Better policy making

Improving how Whitehall does its core business

What Works Centres: Can They Deliver?

, 5 December 2014

It’s just over 18 months since the Cabinet Office announced the creation of a network of What Works Centres. Five are now up and running. Together, these centres have made considerable progress in pulling together available evidence on effective interventions and sharing it with frontline practitioners. Some have also helped fill gaps in our...

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Guest blog: The What Works Network – a Lunar Society for the 21st Century

, 3 December 2014

Two and a half centuries ago, the Lunar Society – it met during the full moon when Birmingham streets were safer – was at its most imaginative and experimental. Among its prominent members Matthew Boulton was revolutionising manufacturing, Erasmus Darwin was transforming education, Josiah Wedgewood was innovating in pottery and James Watt was exploiting...

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Special advice: how to make a prime ministerial unit work

, 19 November 2014

The phone rings. It’s the prime minister. You’re being asked to lead a unit to take on the burning issue which Whitehall business-as-usual can’t or won’t solve. What should you do? Our advice is to pause, breathe deeply, and read the Institute for Government’s guide to leading a central government unit. The Special Ones:...

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Honesty is the best policy: why the civil service policy profession needs to keep talking about the progress it’s making.

, 13 October 2014

The Civil Service Policy Profession has marked a busy year in its agenda to improve the core function of Whitehall, but the real test of whether policy making is becoming a truly professional discipline may be its continued willingness to discuss openly how far there is still to go.

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Improving housing supply requires planning reforms

, 12 September 2014

The CBI argued in its Housing Britain report published earlier this week, that housing “is not just a social priority – it is a key business issue; high cost of moving home, and lack of decent and affordable housing, are barriers to attracting and retaining employees”. It sees the failure of successive governments to...

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Family friendly government?

, 18 August 2014

The middle of August may not sound like the best time to announce a new policy initiative – to subject all government policy to a family impact test. But that is what David Cameron has just done. In a speech to the Royal College of General Practitioners he said: “I want every government department...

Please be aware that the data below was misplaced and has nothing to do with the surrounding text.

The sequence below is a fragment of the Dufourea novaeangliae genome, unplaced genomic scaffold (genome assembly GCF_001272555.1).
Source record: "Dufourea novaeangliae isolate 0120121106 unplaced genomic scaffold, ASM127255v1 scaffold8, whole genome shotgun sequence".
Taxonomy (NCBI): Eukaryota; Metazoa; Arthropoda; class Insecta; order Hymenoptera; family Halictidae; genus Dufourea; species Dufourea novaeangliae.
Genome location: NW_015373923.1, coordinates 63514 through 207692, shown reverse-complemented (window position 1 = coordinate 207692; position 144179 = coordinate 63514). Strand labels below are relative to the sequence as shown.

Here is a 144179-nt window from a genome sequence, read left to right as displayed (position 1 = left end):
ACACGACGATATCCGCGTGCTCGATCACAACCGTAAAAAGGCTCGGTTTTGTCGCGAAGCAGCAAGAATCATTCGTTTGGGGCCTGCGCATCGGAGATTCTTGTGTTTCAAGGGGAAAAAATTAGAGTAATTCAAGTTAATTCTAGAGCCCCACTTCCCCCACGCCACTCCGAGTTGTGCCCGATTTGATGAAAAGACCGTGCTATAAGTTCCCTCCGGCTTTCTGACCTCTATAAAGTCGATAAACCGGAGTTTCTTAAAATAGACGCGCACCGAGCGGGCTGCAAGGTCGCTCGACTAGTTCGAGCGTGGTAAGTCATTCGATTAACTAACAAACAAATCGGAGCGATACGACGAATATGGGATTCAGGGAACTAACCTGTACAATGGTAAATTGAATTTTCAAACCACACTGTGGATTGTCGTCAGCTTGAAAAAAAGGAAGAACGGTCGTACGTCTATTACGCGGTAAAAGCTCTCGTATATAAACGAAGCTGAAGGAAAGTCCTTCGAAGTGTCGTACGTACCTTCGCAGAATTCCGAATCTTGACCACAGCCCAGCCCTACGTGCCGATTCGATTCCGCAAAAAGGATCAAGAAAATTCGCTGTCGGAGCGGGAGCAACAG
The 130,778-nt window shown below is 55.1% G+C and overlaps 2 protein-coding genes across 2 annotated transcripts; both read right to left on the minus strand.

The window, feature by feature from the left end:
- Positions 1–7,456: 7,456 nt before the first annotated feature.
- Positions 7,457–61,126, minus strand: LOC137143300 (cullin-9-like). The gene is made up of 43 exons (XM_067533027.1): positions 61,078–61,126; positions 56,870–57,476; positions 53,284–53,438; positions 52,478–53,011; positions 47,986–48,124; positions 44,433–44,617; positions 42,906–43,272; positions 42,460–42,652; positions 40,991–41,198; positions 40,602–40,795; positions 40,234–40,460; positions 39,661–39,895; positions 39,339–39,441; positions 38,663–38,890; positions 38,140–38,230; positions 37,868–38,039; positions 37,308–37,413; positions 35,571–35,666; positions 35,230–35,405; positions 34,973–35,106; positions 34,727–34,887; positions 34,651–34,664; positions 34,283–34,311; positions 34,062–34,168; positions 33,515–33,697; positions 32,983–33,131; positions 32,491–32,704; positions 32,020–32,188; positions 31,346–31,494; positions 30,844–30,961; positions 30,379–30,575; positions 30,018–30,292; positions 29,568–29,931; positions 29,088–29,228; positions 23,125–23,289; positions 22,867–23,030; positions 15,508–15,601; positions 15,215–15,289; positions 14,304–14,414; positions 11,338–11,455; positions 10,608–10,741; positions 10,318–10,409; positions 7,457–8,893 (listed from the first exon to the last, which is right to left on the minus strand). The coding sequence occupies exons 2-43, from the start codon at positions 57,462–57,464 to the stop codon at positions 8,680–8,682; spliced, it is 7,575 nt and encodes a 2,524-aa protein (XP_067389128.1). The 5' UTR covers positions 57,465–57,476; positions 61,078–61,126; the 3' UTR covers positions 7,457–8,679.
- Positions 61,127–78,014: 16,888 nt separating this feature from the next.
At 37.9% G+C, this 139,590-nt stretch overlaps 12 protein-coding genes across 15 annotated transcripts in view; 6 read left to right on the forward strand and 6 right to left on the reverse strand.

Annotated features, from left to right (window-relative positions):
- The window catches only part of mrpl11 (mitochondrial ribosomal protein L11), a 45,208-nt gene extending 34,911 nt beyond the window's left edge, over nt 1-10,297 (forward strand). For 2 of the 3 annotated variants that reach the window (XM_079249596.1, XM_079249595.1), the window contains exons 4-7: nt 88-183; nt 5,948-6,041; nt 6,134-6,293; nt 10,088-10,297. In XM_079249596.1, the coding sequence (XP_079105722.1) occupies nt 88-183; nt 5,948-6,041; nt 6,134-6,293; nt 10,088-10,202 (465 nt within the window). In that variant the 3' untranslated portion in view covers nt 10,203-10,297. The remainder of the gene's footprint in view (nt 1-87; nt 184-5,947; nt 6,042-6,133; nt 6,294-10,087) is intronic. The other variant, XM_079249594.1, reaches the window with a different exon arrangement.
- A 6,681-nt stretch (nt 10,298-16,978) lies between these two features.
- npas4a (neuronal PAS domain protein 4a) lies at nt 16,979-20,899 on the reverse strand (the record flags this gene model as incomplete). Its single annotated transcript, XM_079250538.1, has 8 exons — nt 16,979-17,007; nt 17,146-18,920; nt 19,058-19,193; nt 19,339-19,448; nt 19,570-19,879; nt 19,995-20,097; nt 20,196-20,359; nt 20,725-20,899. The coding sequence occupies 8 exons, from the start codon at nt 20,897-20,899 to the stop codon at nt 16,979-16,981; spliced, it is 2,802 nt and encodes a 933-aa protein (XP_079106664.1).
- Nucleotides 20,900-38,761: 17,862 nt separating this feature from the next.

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Then and now – learning lessons for the new fuel poverty strategy

, 1 August 2014

No-one can accuse the current government of rushing into publishing a new strategy on fuel poverty. There has been an extensive review of the issue by Professor Sir John Hills published in March 2012, followed more than a year later by DECC’s new ‘framework for future action’ redefining the problem, and then earlier this...

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Memo to a new minister: how to keep implementation on track in the final year

, 17 July 2014

Last autumn, the Prime Minister told the Commons Liaison Select Committee that 2014-15 was to be the year of delivery. Today, as his new ministerial teams convene to make plans for the final nine months of this parliament, the pressure is on to make that happen. New research from the Institute for Government published...

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The reshuffle dilemma: make-over or make progress?

, 14 July 2014

With the long-awaited reshuffle imminent, there are likely to be several changes among junior ministers. While this may or may not make for good party management, it threatens to disrupt policy implementation at the point when stability and focus are needed most.

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Armitt’s National Infrastructure Commission – moving towards a more sensible debate

, 9 July 2014

Ed Miliband announced last week that Labour intends to establish an independent National Infrastructure Commission if it returns to power.

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